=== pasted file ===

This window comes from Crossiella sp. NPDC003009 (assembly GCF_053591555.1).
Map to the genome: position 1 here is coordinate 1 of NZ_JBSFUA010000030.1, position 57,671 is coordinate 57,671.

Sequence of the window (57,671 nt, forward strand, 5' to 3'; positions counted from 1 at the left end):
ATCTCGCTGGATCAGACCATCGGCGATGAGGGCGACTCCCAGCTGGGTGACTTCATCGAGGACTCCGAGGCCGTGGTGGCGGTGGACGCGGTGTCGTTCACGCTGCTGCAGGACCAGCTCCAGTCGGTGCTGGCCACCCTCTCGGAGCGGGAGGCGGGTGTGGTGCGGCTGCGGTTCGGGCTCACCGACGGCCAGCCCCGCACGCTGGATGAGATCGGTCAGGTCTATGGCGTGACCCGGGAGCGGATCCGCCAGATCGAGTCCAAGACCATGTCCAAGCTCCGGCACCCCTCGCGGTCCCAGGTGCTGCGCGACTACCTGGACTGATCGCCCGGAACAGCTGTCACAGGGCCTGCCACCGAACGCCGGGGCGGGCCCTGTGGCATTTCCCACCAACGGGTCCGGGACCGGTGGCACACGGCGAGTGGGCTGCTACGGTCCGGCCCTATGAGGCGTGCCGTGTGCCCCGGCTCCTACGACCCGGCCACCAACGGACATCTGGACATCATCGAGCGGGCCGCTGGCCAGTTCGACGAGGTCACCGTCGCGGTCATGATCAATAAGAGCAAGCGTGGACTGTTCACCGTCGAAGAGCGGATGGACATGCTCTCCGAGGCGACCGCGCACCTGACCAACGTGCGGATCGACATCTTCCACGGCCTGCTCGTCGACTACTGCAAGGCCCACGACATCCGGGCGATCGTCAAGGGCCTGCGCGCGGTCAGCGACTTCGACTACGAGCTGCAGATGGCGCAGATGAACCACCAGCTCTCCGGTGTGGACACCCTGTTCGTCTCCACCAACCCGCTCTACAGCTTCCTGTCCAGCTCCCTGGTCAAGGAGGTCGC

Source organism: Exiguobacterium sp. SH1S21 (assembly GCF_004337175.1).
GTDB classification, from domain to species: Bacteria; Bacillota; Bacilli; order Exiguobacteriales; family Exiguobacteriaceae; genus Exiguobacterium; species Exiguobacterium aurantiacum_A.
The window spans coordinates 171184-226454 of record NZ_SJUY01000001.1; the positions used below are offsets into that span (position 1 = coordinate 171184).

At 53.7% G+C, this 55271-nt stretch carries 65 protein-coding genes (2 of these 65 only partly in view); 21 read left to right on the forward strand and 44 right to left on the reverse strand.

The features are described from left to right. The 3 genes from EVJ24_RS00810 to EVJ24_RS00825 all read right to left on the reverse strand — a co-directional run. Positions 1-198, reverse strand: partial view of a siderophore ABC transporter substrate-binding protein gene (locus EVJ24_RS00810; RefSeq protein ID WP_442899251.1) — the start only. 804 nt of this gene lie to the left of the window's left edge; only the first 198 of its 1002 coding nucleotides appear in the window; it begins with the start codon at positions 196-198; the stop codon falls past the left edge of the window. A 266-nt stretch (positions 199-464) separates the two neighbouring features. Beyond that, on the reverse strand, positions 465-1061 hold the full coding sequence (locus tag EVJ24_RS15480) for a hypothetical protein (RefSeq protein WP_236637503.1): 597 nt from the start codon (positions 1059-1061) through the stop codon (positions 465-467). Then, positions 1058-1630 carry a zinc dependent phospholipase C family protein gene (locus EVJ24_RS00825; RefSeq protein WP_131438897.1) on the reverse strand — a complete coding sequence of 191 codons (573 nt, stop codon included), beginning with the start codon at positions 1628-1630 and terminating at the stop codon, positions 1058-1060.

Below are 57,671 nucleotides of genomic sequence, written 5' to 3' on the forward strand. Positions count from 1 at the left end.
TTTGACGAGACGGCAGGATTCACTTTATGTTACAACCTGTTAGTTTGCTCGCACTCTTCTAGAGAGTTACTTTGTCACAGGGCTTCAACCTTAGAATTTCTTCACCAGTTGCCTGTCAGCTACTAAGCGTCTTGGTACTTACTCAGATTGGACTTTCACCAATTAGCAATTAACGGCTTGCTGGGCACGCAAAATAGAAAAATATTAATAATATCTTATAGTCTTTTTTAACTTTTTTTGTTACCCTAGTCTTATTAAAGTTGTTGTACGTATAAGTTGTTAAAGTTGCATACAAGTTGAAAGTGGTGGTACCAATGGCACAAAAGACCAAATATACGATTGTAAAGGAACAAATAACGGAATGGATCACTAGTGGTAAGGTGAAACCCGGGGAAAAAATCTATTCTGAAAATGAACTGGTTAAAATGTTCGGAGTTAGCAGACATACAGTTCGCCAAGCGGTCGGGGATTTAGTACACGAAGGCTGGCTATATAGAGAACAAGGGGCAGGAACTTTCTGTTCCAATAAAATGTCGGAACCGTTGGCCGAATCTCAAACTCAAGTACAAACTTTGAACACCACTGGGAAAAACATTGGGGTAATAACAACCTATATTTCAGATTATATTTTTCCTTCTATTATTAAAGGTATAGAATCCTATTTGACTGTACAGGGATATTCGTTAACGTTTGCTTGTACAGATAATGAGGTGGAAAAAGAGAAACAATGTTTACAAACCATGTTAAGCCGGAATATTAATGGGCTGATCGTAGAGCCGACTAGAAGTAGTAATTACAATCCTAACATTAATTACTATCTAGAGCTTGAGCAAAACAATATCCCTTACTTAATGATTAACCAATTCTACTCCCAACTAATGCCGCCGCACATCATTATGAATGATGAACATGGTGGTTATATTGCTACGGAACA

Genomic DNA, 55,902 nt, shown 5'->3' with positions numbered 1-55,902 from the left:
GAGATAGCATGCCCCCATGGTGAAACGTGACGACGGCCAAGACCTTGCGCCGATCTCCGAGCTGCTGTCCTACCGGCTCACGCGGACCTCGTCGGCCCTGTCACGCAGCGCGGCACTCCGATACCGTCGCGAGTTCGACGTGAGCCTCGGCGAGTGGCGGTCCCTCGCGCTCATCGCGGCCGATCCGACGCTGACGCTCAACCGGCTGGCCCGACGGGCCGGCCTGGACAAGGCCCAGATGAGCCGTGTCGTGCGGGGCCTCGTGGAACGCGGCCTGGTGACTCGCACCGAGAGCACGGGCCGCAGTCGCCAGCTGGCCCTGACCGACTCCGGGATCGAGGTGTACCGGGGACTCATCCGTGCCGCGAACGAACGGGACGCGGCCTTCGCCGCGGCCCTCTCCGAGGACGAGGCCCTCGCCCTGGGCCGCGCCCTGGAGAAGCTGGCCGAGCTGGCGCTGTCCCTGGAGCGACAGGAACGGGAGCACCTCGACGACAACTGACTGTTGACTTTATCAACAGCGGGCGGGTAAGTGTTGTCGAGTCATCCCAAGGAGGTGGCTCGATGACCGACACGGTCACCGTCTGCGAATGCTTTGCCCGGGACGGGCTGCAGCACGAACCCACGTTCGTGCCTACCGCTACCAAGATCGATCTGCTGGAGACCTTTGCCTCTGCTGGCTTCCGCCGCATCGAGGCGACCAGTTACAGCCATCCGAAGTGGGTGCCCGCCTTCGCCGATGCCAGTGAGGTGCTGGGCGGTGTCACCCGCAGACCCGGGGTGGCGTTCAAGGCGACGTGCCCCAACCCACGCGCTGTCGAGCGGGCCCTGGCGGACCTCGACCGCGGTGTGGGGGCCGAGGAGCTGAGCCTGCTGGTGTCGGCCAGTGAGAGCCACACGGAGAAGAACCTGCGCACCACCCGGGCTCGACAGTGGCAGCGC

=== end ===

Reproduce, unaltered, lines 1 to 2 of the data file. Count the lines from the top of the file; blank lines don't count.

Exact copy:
This window comes from Crossiella sp. NPDC003009 (assembly GCF_053591555.1).
Map to the genome: position 1 here is coordinate 1 of NZ_JBSFUA010000030.1, position 57,671 is coordinate 57,671.